Sunday, August 3, 2008

What Are Students Really Saying?

It was a seldom break from listening to Buck Howdy, Rebecca's favorite singer/songwriter these days. I was able catch a short segment of On the Media entitled "FAQ Check" on our local NPR station instead of humming along with "Baa, Neigh, Cock-a-Doodle-Doo". The segment was on asking questions and finding information on the Internet. I was all ears. Please feel free to be so too!

Towards the end of the segment Clay Shirky, author of Here Comes Everybody, was talking about the difference between humans and artificial intelligence (AI). After Mr. Shirky talked about AI's inability to make inferences I got to thinking about my teaching. The power of making inferences with students and seeing patterns is crucial to the craft of teaching (somewhere there's a blog post about being able to apply this to online learning). And viewing every moment an honor as a teacher understanding these inferences and patterns is important to me.

I teach students in K-8 Technology Literacy. I hear often how students look forward to their weekly "special" with me for 42 minutes. I work hard to make every class engaging, fun, and skill-building for students. Their time with me is precious making maximizing every moment important.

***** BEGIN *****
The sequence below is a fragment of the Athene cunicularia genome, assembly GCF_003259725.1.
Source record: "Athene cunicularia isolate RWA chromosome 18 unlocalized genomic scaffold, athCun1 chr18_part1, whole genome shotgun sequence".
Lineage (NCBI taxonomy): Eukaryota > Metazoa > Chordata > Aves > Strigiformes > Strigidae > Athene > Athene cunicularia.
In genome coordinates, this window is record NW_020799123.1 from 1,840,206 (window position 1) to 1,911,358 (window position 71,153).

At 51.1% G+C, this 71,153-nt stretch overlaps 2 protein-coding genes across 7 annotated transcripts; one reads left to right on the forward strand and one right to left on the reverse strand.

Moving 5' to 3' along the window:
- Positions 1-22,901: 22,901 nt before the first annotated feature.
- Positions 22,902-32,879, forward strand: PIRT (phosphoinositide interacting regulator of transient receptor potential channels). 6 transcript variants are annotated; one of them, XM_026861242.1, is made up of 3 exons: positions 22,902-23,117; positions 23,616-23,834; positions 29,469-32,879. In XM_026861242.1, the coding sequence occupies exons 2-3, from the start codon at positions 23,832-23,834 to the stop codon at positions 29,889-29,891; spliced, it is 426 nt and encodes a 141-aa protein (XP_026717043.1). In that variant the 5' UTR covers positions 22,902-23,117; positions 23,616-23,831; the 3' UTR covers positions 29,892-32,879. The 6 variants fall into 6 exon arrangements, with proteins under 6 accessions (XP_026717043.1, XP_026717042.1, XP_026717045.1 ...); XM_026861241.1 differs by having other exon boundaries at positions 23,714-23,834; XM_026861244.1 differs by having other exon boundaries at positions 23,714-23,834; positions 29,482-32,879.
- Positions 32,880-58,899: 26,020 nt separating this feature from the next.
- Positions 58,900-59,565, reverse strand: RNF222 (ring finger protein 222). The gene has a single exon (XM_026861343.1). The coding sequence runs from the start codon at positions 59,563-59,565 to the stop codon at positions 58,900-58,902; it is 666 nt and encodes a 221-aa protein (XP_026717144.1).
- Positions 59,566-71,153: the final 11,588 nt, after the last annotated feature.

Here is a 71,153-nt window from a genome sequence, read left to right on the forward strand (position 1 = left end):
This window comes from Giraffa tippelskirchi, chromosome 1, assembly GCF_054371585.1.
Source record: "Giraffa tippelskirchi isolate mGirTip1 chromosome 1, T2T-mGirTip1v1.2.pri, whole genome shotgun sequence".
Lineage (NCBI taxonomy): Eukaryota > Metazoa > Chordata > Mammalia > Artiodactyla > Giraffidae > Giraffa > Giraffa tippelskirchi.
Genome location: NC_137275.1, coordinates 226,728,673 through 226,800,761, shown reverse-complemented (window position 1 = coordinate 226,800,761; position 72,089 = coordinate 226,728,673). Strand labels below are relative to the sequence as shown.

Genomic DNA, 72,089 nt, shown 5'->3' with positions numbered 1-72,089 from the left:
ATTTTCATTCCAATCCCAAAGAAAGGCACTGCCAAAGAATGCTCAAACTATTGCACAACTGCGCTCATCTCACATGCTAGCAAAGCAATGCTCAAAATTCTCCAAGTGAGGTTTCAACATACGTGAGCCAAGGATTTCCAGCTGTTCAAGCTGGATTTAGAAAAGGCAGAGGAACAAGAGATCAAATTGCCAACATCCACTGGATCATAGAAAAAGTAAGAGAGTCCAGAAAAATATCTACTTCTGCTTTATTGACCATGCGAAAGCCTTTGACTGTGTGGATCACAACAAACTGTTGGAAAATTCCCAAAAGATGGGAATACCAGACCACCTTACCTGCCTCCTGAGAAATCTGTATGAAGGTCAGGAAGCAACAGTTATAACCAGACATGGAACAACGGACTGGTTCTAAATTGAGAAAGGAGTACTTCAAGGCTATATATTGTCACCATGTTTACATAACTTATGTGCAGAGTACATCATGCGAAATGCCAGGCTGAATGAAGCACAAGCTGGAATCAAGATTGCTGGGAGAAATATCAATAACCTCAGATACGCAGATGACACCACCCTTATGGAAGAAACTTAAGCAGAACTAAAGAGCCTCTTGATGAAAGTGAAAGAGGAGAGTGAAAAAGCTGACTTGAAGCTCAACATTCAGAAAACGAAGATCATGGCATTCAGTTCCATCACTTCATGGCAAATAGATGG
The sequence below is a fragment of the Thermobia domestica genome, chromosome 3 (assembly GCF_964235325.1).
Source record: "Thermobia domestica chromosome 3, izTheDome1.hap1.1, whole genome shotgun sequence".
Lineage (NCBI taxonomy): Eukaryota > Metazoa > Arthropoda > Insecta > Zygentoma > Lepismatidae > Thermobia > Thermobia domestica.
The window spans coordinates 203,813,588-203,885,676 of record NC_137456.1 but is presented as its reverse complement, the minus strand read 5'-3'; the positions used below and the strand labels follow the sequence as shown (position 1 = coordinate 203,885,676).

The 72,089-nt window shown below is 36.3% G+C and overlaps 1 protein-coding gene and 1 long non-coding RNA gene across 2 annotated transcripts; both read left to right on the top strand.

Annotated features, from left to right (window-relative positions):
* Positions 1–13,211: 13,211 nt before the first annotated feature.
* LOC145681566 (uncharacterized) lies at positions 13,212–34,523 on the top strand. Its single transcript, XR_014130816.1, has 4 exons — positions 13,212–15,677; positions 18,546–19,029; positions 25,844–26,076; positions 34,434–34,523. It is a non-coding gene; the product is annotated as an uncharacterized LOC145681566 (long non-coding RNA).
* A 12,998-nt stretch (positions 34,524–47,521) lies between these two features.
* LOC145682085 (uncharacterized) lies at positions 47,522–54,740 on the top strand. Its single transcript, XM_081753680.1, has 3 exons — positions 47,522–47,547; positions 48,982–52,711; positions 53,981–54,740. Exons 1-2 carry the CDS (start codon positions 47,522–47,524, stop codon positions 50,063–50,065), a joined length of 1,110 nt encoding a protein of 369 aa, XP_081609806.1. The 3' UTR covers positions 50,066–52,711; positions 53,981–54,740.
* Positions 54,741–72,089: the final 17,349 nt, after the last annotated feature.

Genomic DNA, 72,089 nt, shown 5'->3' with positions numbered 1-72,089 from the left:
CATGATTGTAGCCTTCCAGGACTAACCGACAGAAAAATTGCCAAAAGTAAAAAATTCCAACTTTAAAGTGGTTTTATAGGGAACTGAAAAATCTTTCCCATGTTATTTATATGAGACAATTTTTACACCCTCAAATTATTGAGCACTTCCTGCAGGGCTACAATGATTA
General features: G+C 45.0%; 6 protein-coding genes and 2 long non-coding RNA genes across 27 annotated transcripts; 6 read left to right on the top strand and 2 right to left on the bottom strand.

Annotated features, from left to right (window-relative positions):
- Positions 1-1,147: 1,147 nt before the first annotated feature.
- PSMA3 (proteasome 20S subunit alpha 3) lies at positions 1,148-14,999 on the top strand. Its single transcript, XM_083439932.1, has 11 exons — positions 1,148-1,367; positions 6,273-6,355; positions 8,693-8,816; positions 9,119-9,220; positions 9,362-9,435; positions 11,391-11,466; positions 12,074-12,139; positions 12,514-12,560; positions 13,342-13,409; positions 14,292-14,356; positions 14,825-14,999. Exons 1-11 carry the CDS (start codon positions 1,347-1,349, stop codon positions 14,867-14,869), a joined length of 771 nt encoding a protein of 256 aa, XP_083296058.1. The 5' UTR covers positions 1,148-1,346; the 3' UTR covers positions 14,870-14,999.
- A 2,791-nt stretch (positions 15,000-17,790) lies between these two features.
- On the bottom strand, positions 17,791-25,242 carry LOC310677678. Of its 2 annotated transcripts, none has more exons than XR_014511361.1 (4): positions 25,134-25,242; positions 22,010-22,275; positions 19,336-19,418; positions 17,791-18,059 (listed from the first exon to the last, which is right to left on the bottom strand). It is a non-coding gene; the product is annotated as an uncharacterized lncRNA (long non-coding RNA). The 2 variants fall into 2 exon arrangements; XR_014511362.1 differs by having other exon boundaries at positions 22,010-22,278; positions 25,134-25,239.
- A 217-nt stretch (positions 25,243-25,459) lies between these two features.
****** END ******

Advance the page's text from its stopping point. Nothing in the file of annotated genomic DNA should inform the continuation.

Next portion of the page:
Despite my intentions and being in front of a computer, on any given day I can hear any or all of these 3 comments:

  • "This is boring!"
  • "This stinks!"
  • "Mr. Wargo can we have free time now?!?!"

As a young teacher, this kind of feedback would rattle me to the core. I'd even sometimes get a bit defensive. But then I began to realize there were some patterns in the inferences students were making. I realized two primary things about these top 3 comments:

  1. A foundation to Technology Literacy is reading (literacy). If my lessons required reading levels (or even sometimes writing levels beyond that of my students), the technology can be branded as boring despite it's coolness factor.
  2. My instruction, modeling, or sequence of engagement needed to be revisited big time. Often times, my expectations, goals, or just sheer explanation was murky to them.

I value students' feedback and want to hear more it. Through the feedback loop, I try to develop their articulation so they can clearly identify their thoughts and feelings: a cornerstone of K-8 schooling, I think.

Sometimes, it's admittedly hard to do in today's depth and breadth of covering curriculum where pacing charts regiment instruction and tests loom on the horizon. While data is important to instruction, so too are the patterns of inferences we see and hear from our students. I need to continue to understand students-to get into their heads as I point out here.

In thinking about my teaching, I realize how important is to teach students about reading inferences especially with the volume of content that is created our collaborative technologies. That is the topic of my forthcoming blog post. Patterns of inferences, or as Daniel Pink calls Symphony in A Whole New Mind, are also essential.

I can't wait for September to come!

**Now back to our regularly scheduled programming of Buck Howdy.**

[As a sidebar, there were lots of "stories" or "angles" that could have been taken with the On the Media piece "FAQ Check". One interesting piece are the listener comments to the segment. Analyzing the inferences and any patterns would be a fun, educational exercise.]

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